Saturday, April 6, 2013

Newcastle Writers Festival Saturday Recap

Yesterday was a big day for me at the Newcastle Writers Festival  and I had the great pleasure of doing
some reading from Sublime Planet at Sprocket's Cafe, and the even greater pleasure of listening to some other wonderful poets reading too, amidst the delicious scent of freshly roasted coffee and pastries.  After that it was straight over to the Lock Up Cultural Centre for a conversation on the State of Australian Poetry with Jean Kent, David Musgrave, Anna Kerdijk Nicholson, and Philip Salom, who all spoke with depth and lucidity about a range of questions as wide reaching as the Australian voice, the importance of indigenous poetry, the impact  of creative writing courses, the impact of the Internet, why we are in a "golden age" of poetry (and the great divide too), the impact of small poetry houses, and lots of advice for readers and writers.  The value of reading literary journals and reading the work of others was mentioned - you could do a lot worse than starting with these four amazing poets, but we did reference this article by Kent MacCarter at Cordite: and Mascara was mentioned several times as well.

I skipped (in my heeled boots) straight over from the Lock up to the Newcastle Business Centre where the crowds were queuing (and a few people were hoping for last minute standing room tickets as the session was sold-out) for my session with Ramona Koval.  I'm now regretting that I didn't hand my camera to someone in the Ramona Koval audience like I did with the State of Poetry session (and big thanks to that photographer, whose name I didn't get but who chased me out of the building to give me my camera back), so I have no photos of my session, but hopefully someone else will put a few photos up somewhere and in the meantime you'll have to take my word on it that Ramona was her usual bubbly, chatty, delightful self, interspersing deep wisdom with tidbits of light-hearted and sometimes poignant biography and reading to us about the Kama Sutra and the ribald antics of the Romans, despite having bronchitis.  The audience was lively and engaged and I'm sure we could easily have gone on for another hour as hands were still waving to ask questions, if the timekeeper at the back didn't gently and subtly tap her watch and wink at me so I was reminded to close the session.

There's still another day of activities at the NWF and if you're anywhere in the vicinity you really must get over to experience the amazing atmosphere, and sessions on such things as writing the thriler with Jaye Ford, Wendy James and Caroline Overington, the David Marr hosted session with Major General John Cantwell on his memoir Exit Wounds, Felicity Biggins' super popular session with John Wiltshire, Amanda Hooten and Miriam Margolyes on Pride and Prejudice (sold-out twice over but I think they've moved the venue to allow for more tickets), and many many more - you can check out the program here:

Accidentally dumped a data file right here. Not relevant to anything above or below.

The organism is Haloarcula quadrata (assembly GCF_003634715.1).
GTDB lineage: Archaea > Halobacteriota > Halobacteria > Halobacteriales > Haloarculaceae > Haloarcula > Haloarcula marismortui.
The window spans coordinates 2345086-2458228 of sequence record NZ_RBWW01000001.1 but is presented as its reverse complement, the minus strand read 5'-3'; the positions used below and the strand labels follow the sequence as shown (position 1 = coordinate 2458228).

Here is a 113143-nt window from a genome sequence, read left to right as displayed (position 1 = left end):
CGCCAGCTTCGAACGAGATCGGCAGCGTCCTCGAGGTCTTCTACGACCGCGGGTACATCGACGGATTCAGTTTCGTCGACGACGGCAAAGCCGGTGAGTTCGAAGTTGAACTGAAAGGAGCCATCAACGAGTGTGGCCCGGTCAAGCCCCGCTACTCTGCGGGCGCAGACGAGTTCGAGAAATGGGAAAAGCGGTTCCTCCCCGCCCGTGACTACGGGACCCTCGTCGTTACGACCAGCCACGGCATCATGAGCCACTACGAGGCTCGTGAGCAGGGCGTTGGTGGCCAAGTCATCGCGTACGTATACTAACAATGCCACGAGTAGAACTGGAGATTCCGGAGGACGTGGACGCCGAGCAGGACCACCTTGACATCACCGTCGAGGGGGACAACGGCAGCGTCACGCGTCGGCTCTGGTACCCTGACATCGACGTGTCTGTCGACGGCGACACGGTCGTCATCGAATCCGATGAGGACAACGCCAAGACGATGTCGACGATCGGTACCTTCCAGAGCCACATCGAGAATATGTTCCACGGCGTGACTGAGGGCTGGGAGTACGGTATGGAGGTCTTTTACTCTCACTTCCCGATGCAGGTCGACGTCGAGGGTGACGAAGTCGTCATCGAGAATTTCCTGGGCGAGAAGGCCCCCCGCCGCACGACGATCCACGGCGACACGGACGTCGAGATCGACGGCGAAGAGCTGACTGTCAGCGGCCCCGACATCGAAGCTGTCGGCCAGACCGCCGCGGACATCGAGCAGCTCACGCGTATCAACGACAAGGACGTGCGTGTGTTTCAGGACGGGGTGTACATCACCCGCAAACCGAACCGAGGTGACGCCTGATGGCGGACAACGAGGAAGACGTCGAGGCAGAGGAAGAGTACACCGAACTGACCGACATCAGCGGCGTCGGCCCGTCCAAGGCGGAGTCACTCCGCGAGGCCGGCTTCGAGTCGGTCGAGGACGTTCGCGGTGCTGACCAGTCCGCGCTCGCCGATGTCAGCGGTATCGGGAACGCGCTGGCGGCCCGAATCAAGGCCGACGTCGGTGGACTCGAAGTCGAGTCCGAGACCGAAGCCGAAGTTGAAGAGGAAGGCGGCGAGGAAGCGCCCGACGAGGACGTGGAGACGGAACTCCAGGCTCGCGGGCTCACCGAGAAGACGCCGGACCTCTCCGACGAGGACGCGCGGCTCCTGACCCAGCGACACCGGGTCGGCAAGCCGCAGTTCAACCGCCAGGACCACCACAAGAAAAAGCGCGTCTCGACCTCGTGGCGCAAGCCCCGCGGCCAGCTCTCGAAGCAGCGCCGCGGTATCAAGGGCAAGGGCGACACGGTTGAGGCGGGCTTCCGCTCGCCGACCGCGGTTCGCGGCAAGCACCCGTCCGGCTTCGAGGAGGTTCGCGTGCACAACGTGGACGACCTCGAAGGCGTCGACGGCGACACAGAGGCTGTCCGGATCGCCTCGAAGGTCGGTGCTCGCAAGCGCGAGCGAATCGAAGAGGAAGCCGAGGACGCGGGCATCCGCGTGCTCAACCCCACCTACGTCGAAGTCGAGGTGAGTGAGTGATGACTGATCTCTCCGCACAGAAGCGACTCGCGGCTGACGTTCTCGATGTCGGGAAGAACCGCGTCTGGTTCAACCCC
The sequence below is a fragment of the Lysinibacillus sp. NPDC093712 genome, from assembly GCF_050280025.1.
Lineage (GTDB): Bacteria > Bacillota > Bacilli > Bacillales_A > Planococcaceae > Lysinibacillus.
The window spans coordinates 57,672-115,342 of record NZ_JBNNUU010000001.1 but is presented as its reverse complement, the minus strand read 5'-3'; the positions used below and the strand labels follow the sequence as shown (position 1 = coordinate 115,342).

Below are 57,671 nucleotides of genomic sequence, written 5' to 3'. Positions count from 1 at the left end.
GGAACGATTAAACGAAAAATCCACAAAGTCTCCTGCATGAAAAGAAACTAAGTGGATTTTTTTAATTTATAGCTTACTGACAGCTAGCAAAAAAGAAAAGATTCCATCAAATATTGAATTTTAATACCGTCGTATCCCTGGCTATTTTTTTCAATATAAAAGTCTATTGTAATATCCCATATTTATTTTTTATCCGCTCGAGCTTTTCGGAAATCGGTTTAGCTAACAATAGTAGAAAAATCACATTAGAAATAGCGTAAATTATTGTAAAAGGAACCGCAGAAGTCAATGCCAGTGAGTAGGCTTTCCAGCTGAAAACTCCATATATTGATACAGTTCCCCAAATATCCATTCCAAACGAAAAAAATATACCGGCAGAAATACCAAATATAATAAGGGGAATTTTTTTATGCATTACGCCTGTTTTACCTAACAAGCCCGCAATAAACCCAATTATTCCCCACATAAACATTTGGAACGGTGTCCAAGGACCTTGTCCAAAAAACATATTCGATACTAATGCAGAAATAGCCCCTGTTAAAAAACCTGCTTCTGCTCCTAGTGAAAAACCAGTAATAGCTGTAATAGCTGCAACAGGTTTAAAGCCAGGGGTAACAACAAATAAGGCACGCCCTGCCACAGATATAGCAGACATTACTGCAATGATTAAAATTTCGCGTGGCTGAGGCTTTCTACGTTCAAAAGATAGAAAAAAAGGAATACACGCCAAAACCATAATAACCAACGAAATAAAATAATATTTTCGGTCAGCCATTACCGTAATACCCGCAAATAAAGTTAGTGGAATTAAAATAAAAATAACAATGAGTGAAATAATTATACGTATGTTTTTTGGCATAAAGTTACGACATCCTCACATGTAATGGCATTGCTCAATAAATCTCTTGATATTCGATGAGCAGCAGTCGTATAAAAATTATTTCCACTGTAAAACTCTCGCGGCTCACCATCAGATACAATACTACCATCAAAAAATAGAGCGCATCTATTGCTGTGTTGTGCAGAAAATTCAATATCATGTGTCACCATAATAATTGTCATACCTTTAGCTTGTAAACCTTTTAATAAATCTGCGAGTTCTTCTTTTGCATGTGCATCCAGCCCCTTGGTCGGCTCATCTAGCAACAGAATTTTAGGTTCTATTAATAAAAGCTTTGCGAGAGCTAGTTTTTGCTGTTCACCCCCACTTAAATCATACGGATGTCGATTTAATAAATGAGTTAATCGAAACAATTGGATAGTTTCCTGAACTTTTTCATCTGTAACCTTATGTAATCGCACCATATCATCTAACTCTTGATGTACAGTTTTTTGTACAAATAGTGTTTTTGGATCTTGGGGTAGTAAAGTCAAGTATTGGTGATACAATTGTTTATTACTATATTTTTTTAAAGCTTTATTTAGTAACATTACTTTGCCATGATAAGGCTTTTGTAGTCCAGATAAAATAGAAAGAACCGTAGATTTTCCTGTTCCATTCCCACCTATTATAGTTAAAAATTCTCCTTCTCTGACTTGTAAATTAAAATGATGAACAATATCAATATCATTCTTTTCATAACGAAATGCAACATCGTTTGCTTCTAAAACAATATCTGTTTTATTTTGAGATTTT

and if you missed it all, don't fret.  The Festival was so successful, so beautifully managed, and popular that I have no doubt in my mind at all that we'll be repeating it again next year.  I'm already excited about it.

Wednesday, April 3, 2013

Celebrate National Poetry Month

Happy National Poetry Month.  NPM is a month-long, national celebration of poetry established by the Academy of American Poets. By national, the Academy mean US, but I'll take any excuse to spend a bit more time writing, reading and talking poetry, besides, I can be an American poet if American poets are required.

Why?  If you need a reason for something called Poetry Month, it's about giving greater exposure to the art of poetry - increasing visibility and availability and discussion.  Who could argue with that? For me, immersing myself in poetry is the most pleasurable indulgence (even better than eating almonds) and I'm always up for it.

What am I doing to celebrate it?  If you follow this blog, you'll know that this Saturday at 2pm, at the Newcastle Writers Festival I'll be talking about the State of Australian Poetry with some of Australia's biggest, brightest poetry stars.  Some of us are indeed migrants and all of us do a lot of writing about "place".  The notion of what constitutes both a national and a regional voice in poetry will certainly be one of the many topics we'll be discussing.  This is a free session and everyone is welome to join us.  Check out the NWF link above for timings (and you can also join me at 1pm at Sprockets Cafe where I'll be reading a few poems from my new book Sublime Planet which reached #1 last week in Amazon UK for conservation books and afterwards where I'll be chatting about Why we Read with the wonderful Ramona Koval).

I'd love to join the many NaPoWriMo folk who are writing a poem a day this month, but along with everything else going on, I've got a novel in progress and don't want to mess with my schedule for that as I actually find writing poetry more pleasurable than writing fiction (don't tell anyone) and would be all too easily distracted away, however, I'll commit to one poem a week this month, though I might submit them somewhere just for fun rather than put them up here.  However, I'll check in with title and overview just to keep myself honest.

What will you do to celebrate it?  There are many ways you can celebrate.  Join with me in writing a poem a week - it's not a lot to manage and you can check in with me and put a link or details about your poem in the comments.  Let's do it together!  Or you can read a poem a week.  Or a poem a day. Or re-read a poem.  If you want more 30 more ideas, check out the link that the Academy has put up here: